Justin Paglino, the Green Party candidate who challenged incumbent Democrat Congresswoman Rosa Delauro last fall, is running for the Guilford Board of Selectmen. Paglino is running against four Board of Selectmen incumbents, Democrats Louis Federici and Sandra Ruoff and Republicans Susan Renner and Charles Havrda.
CT Examiner spoke with Paglino about his run, and policy priorities if elected.
This interview has been edited for clarity.
How did you decide to run for local office in Guilford?
My focus in politics often gets drawn to national affairs, but this year, Guilford has been particularly interesting because of our Board of Education race. That has really grabbed a lot of people’s attention, not just mine. It’s becoming a national story. To me, it was a reminder of the importance of local politics and the importance of being engaged and involved, and I realized that I had the opportunity to run.
Did you consider running for the Board of Education?
I did consider running for the Board of Education because of the Truth in Education controversy. I wanted to possibly be one of the candidates stepping in as an alternative to the Row B, anti-Critical Race Theory candidates, but the Independent candidates on Row C were independently contacted and recruited. I am completely supportive of the Row A and Row C candidates for Board of Education, Paul Freeman, and diversity, equity and inclusion in our schools. I’m not convinced at all that there is any kind of threat to our children’s well-being from diversity, equity and inclusion teaching in our school. I do think there is a threat to our public schools from the Row B candidates who are, to my mind, misguided and misleading and threatening to undermine the progress the school system has made.
What led you to run for the Board of Selectmen?
I still had interest in running for something, and I thought it might be a good option to throw my hat in the ring for the Board of Selectmen. I’ve been living in Guilford for a long time, and I have a lot of love for the town and interest in seeing it run well. I expect to continue living here for a while. I have children in the public school system, a son in tenth grade, a daughter in seventh, and on top of that, I think I could contribute something to the management of the town if I were elected.
What issues would be your priority?
My particular interest is in clean energy. The global effort to transition our energy use from fossil fuels that are contributing to climate change to renewable, clean energy is so important, but any difference we can make on a local level is important as well. I would like to see more solar panels in town and more car chargers in town, not just at government buildings but maybe at shopping and grocery store parking lots. That’s one issue I feel I could push more to the fore if I were on the Board of Selectmen.
To what extent is this run about elevating the Green Party in Guilford?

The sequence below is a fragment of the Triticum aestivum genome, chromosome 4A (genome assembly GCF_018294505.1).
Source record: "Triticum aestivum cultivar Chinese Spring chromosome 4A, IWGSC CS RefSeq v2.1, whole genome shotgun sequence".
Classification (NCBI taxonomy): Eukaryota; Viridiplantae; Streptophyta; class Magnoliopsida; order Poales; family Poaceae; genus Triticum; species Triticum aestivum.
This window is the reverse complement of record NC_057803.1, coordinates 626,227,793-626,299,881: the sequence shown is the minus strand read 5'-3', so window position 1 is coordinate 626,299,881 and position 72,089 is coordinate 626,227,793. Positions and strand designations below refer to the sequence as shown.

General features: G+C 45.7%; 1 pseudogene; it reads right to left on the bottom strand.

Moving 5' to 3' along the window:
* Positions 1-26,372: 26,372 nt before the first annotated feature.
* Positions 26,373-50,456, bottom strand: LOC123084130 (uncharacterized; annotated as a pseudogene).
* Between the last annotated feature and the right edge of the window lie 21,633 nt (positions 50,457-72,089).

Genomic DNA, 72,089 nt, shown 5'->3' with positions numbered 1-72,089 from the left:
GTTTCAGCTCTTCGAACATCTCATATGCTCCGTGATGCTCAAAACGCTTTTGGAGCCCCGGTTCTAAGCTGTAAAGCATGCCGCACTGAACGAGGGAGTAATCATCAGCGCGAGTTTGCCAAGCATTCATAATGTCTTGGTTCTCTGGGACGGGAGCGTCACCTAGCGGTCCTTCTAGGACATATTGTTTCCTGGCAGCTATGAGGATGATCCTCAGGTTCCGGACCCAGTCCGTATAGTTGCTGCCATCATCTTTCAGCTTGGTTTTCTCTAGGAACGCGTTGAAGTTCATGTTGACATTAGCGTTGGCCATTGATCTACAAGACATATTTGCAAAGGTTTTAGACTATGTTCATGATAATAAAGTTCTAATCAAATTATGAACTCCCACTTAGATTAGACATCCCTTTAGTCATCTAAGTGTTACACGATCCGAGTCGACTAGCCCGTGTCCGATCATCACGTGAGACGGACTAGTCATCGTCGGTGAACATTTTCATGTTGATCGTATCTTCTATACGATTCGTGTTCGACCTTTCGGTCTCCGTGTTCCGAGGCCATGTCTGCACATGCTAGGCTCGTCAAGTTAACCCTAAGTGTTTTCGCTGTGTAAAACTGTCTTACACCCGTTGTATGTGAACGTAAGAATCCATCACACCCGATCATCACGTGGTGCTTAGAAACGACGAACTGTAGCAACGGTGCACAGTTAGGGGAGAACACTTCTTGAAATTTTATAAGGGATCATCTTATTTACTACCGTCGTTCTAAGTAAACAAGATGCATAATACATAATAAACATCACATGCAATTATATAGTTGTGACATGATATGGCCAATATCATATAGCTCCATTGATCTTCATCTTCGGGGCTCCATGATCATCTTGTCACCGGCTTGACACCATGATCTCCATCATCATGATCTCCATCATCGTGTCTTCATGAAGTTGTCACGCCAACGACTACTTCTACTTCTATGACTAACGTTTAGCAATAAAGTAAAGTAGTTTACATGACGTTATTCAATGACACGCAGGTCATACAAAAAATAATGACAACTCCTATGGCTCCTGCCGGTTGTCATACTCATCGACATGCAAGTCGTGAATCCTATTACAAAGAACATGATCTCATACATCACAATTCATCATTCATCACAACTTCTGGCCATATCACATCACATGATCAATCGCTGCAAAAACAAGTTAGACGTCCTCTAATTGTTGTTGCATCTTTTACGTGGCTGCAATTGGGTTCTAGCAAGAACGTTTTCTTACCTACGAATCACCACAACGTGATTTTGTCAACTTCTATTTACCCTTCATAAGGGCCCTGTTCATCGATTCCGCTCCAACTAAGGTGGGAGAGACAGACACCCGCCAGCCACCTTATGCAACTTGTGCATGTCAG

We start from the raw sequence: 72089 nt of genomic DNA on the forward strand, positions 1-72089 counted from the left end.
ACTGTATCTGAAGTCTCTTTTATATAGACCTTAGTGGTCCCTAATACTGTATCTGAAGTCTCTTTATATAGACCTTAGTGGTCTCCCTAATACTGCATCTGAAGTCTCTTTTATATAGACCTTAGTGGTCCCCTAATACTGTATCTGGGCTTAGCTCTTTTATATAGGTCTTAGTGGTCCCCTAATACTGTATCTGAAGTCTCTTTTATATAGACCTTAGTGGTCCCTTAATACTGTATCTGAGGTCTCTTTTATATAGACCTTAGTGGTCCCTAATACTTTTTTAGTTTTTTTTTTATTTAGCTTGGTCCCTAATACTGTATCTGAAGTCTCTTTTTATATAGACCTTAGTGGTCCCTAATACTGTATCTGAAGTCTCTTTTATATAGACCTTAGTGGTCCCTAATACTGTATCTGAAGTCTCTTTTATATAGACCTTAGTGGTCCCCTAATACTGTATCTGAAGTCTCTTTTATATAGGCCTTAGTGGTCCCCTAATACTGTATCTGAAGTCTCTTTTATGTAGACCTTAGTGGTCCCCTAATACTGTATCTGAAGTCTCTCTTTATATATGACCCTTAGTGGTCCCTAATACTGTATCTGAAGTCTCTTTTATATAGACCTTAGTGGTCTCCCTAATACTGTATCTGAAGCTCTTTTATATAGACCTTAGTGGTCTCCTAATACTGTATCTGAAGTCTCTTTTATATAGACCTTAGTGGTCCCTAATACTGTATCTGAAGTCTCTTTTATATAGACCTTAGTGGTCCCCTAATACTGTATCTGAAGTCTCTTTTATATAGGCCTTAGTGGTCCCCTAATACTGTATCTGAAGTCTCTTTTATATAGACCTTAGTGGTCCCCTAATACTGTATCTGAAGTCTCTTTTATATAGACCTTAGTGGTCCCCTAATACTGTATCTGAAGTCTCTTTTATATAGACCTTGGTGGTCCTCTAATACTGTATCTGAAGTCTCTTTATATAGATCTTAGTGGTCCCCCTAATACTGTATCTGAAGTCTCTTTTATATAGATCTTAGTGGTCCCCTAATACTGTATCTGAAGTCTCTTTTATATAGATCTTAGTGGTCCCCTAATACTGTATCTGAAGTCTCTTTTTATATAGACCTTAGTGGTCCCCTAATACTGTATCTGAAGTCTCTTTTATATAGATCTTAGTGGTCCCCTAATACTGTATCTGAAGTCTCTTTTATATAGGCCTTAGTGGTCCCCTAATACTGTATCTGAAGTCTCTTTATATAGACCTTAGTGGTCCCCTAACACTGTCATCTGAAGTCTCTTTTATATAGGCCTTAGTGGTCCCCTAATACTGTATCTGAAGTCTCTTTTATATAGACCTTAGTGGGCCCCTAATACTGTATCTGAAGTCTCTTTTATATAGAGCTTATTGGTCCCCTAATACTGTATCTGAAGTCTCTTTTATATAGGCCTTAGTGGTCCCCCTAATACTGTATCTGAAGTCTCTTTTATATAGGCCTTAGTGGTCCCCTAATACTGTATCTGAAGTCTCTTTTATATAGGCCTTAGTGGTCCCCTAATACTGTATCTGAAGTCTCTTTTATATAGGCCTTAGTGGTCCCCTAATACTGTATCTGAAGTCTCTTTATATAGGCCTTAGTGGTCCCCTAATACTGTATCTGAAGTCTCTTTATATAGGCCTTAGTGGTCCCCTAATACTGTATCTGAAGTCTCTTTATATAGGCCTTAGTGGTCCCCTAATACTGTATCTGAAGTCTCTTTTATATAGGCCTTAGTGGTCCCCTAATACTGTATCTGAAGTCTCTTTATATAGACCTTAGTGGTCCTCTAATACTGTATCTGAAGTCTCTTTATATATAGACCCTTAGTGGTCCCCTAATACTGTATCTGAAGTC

I’ve seen examples of Greens having success in many towns where they run local candidates, like Clinton, Windham, and New London. Those towns all have had elected Greens and have been able to grow as a local party, building themselves on the activity that happens when you run candidates and have campaigns to run. That’s how you engage voters. I’m a strong believer in the usefulness and importance of an independent, left party, which to me is the Green Party. I believe we need to move away from a two-party system towards a multi-party democracy, so voters can vote for their favorite candidate on the ballot instead of only having two options.
What is the pitch you give to Democratic voters that they should consider voting for you over the Democratic candidates for Board of Selectmen?
I would hesitate to make a case for myself over the Democrats, I might be a little more inclined to make a case for myself over the Republicans. I know Lou Federici and Sandra Ruoff, and I think they do a good job. What I think I bring that’s a little different from the current members on the board is a greater sense of urgency about transitioning to clean energy. I’ve lived in town for 18 years, and I haven’t seen a lot of changes in energy infrastructure. I’d like to explore starting a municipal utility, because other towns in the state have their own energy utilities that generate their own electricity, and when you have that local control and power, you have much more control over the type of energy you choose to use.
In the Board of Selectmen race, you can only vote for two, and there are two Democrats, two Republicans, and myself. So if they are supporting the Democrats and like the Democrats, I understand that, and I would just ask them to consider me as an alternative who comes from a bit of a different perspective. I hope I might appeal to independent or unaffiliated voters who don’t always vote the party line and are open to different individuals. There are a lot of independent voters in the town who don’t always vote the party line, and I hope they consider me as an option.